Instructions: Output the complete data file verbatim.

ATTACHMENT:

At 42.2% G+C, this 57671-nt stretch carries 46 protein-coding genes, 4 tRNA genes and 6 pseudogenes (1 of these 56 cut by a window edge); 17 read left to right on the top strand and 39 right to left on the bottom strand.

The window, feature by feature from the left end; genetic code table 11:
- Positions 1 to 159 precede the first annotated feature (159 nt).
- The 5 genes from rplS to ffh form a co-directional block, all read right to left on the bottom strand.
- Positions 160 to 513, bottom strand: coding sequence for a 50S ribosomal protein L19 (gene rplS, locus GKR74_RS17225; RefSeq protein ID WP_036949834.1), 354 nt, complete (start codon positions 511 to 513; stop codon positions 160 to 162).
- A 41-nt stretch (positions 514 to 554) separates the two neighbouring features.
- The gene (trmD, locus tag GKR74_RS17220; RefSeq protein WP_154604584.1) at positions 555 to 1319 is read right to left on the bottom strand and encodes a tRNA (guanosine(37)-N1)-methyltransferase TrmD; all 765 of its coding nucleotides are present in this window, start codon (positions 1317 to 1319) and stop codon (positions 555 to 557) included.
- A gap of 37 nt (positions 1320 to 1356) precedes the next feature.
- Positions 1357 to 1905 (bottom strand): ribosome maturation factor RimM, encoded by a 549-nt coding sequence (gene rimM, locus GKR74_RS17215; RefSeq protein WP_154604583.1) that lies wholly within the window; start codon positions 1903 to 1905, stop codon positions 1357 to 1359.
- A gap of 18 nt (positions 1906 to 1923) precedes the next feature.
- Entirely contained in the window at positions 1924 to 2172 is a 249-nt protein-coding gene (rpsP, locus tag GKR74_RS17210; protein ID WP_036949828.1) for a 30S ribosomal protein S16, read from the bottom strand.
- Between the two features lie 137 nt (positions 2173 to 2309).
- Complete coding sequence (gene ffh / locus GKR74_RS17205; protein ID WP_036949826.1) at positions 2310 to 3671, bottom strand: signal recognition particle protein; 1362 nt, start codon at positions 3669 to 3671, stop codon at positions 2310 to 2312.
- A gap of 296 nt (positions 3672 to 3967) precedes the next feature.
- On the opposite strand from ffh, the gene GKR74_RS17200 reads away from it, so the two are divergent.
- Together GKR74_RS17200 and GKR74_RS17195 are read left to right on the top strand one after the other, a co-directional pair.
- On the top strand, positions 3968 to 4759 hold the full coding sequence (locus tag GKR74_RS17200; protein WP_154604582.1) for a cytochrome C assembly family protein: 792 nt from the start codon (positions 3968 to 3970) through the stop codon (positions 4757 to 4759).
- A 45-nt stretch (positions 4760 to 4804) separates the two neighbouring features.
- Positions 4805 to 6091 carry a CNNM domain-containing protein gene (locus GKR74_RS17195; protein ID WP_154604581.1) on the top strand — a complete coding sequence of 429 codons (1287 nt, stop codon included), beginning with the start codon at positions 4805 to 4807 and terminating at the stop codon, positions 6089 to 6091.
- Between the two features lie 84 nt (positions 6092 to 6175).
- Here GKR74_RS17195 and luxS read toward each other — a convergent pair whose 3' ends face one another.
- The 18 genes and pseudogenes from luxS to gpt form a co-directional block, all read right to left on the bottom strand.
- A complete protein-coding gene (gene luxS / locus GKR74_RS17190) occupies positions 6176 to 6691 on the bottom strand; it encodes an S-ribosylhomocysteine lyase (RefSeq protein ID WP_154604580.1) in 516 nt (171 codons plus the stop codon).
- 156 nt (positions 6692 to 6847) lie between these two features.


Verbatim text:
At 42.2% G+C, this 57671-nt stretch carries 46 protein-coding genes, 4 tRNA genes and 6 pseudogenes (1 of these 56 cut by a window edge); 17 read left to right on the top strand and 39 right to left on the bottom strand.

The window, feature by feature from the left end; genetic code table 11:
- Positions 1 to 159 precede the first annotated feature (159 nt).
- The 5 genes from rplS to ffh form a co-directional block, all read right to left on the bottom strand.
- Positions 160 to 513, bottom strand: coding sequence for a 50S ribosomal protein L19 (gene rplS, locus GKR74_RS17225; RefSeq protein ID WP_036949834.1), 354 nt, complete (start codon positions 511 to 513; stop codon positions 160 to 162).
- A 41-nt stretch (positions 514 to 554) separates the two neighbouring features.
- The gene (trmD, locus tag GKR74_RS17220; RefSeq protein WP_154604584.1) at positions 555 to 1319 is read right to left on the bottom strand and encodes a tRNA (guanosine(37)-N1)-methyltransferase TrmD; all 765 of its coding nucleotides are present in this window, start codon (positions 1317 to 1319) and stop codon (positions 555 to 557) included.
- A gap of 37 nt (positions 1320 to 1356) precedes the next feature.
- Positions 1357 to 1905 (bottom strand): ribosome maturation factor RimM, encoded by a 549-nt coding sequence (gene rimM, locus GKR74_RS17215; RefSeq protein WP_154604583.1) that lies wholly within the window; start codon positions 1903 to 1905, stop codon positions 1357 to 1359.
- A gap of 18 nt (positions 1906 to 1923) precedes the next feature.
- Entirely contained in the window at positions 1924 to 2172 is a 249-nt protein-coding gene (rpsP, locus tag GKR74_RS17210; protein ID WP_036949828.1) for a 30S ribosomal protein S16, read from the bottom strand.
- Between the two features lie 137 nt (positions 2173 to 2309).
- Complete coding sequence (gene ffh / locus GKR74_RS17205; protein ID WP_036949826.1) at positions 2310 to 3671, bottom strand: signal recognition particle protein; 1362 nt, start codon at positions 3669 to 3671, stop codon at positions 2310 to 2312.
- A gap of 296 nt (positions 3672 to 3967) precedes the next feature.
- On the opposite strand from ffh, the gene GKR74_RS17200 reads away from it, so the two are divergent.
- Together GKR74_RS17200 and GKR74_RS17195 are read left to right on the top strand one after the other, a co-directional pair.
- On the top strand, positions 3968 to 4759 hold the full coding sequence (locus tag GKR74_RS17200; protein WP_154604582.1) for a cytochrome C assembly family protein: 792 nt from the start codon (positions 3968 to 3970) through the stop codon (positions 4757 to 4759).
- A 45-nt stretch (positions 4760 to 4804) separates the two neighbouring features.
- Positions 4805 to 6091 carry a CNNM domain-containing protein gene (locus GKR74_RS17195; protein ID WP_154604581.1) on the top strand — a complete coding sequence of 429 codons (1287 nt, stop codon included), beginning with the start codon at positions 4805 to 4807 and terminating at the stop codon, positions 6089 to 6091.
- Between the two features lie 84 nt (positions 6092 to 6175).
- Here GKR74_RS17195 and luxS read toward each other — a convergent pair whose 3' ends face one another.
- The 18 genes and pseudogenes from luxS to gpt form a co-directional block, all read right to left on the bottom strand.
- A complete protein-coding gene (gene luxS / locus GKR74_RS17190) occupies positions 6176 to 6691 on the bottom strand; it encodes an S-ribosylhomocysteine lyase (RefSeq protein ID WP_154604580.1) in 516 nt (171 codons plus the stop codon).
- 156 nt (positions 6692 to 6847) lie between these two features.